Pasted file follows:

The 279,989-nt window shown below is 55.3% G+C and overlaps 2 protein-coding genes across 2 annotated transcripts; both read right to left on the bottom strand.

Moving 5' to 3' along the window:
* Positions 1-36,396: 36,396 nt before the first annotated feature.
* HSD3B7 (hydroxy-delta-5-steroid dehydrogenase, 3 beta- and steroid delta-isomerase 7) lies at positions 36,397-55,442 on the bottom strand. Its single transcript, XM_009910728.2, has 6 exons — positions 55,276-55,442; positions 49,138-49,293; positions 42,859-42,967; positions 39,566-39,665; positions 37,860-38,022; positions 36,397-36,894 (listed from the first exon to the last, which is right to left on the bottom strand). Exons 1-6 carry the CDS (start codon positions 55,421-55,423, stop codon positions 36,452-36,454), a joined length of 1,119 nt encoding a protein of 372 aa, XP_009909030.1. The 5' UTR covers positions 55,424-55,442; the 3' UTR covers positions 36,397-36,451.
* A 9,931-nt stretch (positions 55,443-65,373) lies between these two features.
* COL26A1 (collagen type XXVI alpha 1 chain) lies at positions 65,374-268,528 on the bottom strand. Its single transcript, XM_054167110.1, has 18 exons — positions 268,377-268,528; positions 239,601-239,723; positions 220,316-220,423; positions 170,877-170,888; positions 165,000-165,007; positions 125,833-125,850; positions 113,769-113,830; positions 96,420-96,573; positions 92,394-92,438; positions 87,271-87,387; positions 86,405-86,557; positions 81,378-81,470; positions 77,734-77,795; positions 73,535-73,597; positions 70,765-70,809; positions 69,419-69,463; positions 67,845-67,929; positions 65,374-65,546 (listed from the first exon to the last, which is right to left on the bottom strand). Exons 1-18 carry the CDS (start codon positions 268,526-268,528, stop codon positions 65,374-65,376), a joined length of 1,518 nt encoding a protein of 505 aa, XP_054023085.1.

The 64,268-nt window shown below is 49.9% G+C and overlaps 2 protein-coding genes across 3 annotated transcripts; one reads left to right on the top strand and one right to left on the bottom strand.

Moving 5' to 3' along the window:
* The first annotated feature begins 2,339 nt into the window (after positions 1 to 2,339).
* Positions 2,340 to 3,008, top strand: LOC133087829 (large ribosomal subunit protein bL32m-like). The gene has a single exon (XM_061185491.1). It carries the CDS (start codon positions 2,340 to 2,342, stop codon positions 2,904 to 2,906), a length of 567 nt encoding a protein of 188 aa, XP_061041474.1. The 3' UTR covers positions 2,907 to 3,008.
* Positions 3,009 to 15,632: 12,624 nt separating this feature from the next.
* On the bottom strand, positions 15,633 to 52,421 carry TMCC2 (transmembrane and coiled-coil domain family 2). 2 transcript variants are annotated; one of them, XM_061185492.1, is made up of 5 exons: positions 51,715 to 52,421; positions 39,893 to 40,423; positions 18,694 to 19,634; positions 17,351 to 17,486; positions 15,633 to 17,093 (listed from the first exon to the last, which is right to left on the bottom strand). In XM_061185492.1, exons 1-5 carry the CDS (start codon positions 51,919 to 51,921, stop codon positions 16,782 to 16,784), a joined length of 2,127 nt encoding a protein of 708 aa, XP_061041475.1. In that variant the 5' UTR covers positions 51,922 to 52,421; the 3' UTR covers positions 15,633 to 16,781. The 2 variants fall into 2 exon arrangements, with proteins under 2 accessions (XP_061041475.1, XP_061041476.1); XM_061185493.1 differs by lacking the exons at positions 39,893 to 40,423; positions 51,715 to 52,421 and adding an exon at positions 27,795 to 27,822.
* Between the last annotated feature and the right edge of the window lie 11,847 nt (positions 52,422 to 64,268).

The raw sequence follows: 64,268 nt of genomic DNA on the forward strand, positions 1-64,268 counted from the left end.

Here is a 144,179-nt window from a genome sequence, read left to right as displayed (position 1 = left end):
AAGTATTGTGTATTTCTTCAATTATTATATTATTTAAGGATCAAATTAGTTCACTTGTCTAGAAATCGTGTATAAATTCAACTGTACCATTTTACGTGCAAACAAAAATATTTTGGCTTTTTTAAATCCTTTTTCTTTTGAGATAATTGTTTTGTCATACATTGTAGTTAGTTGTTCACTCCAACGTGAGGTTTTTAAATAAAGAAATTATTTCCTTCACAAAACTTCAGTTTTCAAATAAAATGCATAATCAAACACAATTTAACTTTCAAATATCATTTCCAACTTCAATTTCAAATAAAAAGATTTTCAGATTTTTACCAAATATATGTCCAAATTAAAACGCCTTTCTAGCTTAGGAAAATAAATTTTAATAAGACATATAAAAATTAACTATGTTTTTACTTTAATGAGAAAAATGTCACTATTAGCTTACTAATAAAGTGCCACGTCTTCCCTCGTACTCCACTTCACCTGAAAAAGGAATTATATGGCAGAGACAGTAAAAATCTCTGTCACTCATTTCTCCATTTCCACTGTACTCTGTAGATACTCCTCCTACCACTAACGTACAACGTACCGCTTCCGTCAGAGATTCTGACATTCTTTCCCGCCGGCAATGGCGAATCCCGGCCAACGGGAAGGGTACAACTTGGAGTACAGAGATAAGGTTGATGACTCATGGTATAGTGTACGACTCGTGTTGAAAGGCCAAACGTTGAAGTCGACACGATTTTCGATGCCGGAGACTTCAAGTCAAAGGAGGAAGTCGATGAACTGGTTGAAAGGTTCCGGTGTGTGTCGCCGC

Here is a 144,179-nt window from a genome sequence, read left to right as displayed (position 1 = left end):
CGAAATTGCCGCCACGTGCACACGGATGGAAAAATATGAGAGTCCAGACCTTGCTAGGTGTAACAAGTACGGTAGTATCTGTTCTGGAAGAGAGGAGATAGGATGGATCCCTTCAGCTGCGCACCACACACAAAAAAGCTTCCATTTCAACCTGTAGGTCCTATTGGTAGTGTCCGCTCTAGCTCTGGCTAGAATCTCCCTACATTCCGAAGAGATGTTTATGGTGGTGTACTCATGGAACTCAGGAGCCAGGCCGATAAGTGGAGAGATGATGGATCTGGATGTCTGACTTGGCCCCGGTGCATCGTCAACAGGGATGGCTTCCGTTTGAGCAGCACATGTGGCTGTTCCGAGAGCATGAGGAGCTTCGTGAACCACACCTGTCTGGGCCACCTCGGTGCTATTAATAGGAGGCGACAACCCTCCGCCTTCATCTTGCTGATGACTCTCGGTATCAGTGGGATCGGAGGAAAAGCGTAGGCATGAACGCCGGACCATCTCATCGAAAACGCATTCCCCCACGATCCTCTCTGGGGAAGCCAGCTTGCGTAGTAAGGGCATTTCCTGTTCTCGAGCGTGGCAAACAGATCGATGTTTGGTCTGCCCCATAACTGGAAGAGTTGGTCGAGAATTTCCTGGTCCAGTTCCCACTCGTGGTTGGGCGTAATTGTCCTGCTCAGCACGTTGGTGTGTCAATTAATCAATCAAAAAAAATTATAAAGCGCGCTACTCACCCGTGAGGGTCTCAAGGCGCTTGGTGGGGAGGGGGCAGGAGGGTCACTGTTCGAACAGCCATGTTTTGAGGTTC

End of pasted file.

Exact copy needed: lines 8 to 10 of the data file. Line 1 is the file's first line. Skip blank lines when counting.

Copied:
Moving 5' to 3' along the window:
* The first annotated feature begins 2,339 nt into the window (after positions 1 to 2,339).
* Positions 2,340 to 3,008, top strand: LOC133087829 (large ribosomal subunit protein bL32m-like). The gene has a single exon (XM_061185491.1). It carries the CDS (start codon positions 2,340 to 2,342, stop codon positions 2,904 to 2,906), a length of 567 nt encoding a protein of 188 aa, XP_061041474.1. The 3' UTR covers positions 2,907 to 3,008.